Nicholas Brady on writing/texts/theory

Filed under: literature,philosophy,politics — ABRAXAS @ 5:13 pm

“Wherever you are making a reading of a body of texts — be they songs, gestures, slang, poems, academic articles, novels — one is producing theory. The terrible rap beef between Meek and Drake has produced much theorizing about the meaning of hip hop, rap, authenticity, and quality. Ultimately, the question of theory is still the same as the question of writing — who are you writing to/for/from and how much do you want to push?” Nicholas Brady

chumani maxwele – political prisoner?

Filed under: politics — ABRAXAS @ 10:17 am


July 28, 2015

richard quaz roodt on african writing – what it is or not?

Filed under: literature,politics — ABRAXAS @ 11:53 am

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first published here: https://wordnsoundlivelit.wordpress.com/2015/07/28/i-dont-buy-it/

July 21, 2015

lavittude ramphomane on unfreedom now

Filed under: politics,race — ABRAXAS @ 4:04 pm

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posted with permission of the author

July 17, 2015

a theatrical display

Filed under: politics,south african theatre — ABRAXAS @ 6:53 pm

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July 5, 2015

Archie Mafeje and the Pursuit of Endogeny: Against Alterity and Extroversion

Filed under: philosophy,politics — ABRAXAS @ 11:50 am

by Jimi O. Adesina*

Professor Archibald Monwabisi Mafeje passed away on 28 March 2007. The meaning of Archie Mafeje, for three generations of African scholars and social scientists, is profound and about diverse encounters. For some it was personal; for others it was through his works, and for most in the community the encounter via scholarly works became personal and intimate. The meaning of Mafeje for generations of African scholars is found in his uncompromising aversion to the ‘epistemology of alterity’ – the ‘othering’ of Africa and Africans – and the advancement of scholarship grounded in the centring of African ontological experiences. It is in this aversion to alterity and pursuit of endogeneity that we locate Mafeje’s lasting legacy for new generations of African intellectuals. This paper, which is personal and intellectual, involves a close and critical engagement with these aspects of Mafeje’s scholarships.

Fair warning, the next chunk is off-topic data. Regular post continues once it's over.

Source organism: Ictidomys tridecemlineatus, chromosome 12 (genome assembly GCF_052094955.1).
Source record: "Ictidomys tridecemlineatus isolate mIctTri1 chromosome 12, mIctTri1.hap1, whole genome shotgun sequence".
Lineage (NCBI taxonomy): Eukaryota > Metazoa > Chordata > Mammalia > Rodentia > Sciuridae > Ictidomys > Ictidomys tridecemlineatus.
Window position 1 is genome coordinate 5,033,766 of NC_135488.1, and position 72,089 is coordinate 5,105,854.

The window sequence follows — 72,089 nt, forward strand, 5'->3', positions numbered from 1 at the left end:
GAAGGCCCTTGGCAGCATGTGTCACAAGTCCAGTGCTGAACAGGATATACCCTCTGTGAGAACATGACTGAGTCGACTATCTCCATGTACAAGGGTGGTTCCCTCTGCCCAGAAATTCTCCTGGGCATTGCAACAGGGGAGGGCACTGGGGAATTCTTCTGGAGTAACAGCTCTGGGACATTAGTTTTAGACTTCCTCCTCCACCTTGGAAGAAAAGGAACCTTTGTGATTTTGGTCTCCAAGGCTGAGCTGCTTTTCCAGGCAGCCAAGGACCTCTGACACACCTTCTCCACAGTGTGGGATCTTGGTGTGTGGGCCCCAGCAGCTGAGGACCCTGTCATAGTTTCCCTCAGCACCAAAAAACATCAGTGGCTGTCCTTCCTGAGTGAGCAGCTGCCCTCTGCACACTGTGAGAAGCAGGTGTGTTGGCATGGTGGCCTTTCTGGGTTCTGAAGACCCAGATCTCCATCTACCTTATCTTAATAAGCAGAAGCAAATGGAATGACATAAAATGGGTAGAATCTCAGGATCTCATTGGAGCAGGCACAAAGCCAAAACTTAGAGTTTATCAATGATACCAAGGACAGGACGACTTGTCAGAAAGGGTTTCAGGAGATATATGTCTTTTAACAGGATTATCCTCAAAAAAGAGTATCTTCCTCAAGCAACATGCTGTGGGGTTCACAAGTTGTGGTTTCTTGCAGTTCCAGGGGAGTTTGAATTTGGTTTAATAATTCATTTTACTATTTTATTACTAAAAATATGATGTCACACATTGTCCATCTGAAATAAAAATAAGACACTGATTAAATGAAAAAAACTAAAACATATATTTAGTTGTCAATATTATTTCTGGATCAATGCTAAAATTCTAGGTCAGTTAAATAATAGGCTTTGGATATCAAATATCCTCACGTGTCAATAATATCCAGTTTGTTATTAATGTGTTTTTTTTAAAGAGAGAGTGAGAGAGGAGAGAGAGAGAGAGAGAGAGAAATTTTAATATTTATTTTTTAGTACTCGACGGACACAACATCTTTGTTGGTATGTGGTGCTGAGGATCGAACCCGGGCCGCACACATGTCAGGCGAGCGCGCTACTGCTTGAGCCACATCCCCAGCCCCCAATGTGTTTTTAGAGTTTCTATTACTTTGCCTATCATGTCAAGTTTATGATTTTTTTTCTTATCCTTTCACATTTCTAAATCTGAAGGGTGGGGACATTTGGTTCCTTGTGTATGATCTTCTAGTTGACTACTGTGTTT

July 4, 2015

gaspar nyanga on what whiteness is and the ethics of loving it

Filed under: 2015 - Decolonising WITS,Gaspar Nyanga,politics — ABRAXAS @ 7:12 am

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July 3, 2015

vuyani pambo on politics in south africa today

Filed under: 2015 - Decolonising WITS,politics — ABRAXAS @ 3:46 pm

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first published here: http://mg.co.za/article/2015-07-02-the-youths-sacrifices-must-not-be-in-vain

alexandra dodd on manfred zylla’s art of resistance

Filed under: art,Manfred Zylla,politics,reviews,unga dada — ABRAXAS @ 1:48 pm

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July 1, 2015

cabral on an act of culture

Filed under: politics — ABRAXAS @ 2:30 pm

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“A people who free themselves from foreign domination will be free culturally only if, without complexes and without underestimating the importance of positive accretions from the oppressor and other cultures, they return to the upward paths of their own culture, which is nourished by the living reality of its environment, and which negates both harmful influences and any kind of subjection to foreign culture. Thus, it may be seen that if imperialist domination has the vital need to practice cultural oppression, national liberation is necessarily an act of culture.”

Amilcar Cabral

June 30, 2015

dr. amos wilson on race and power in the usa and south africa today

Filed under: politics — ABRAXAS @ 10:03 am

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June 27, 2015

walter mignolo on fanon and epistemic disobedience

Filed under: philosophy,politics,Walter Mignolo — ABRAXAS @ 11:48 am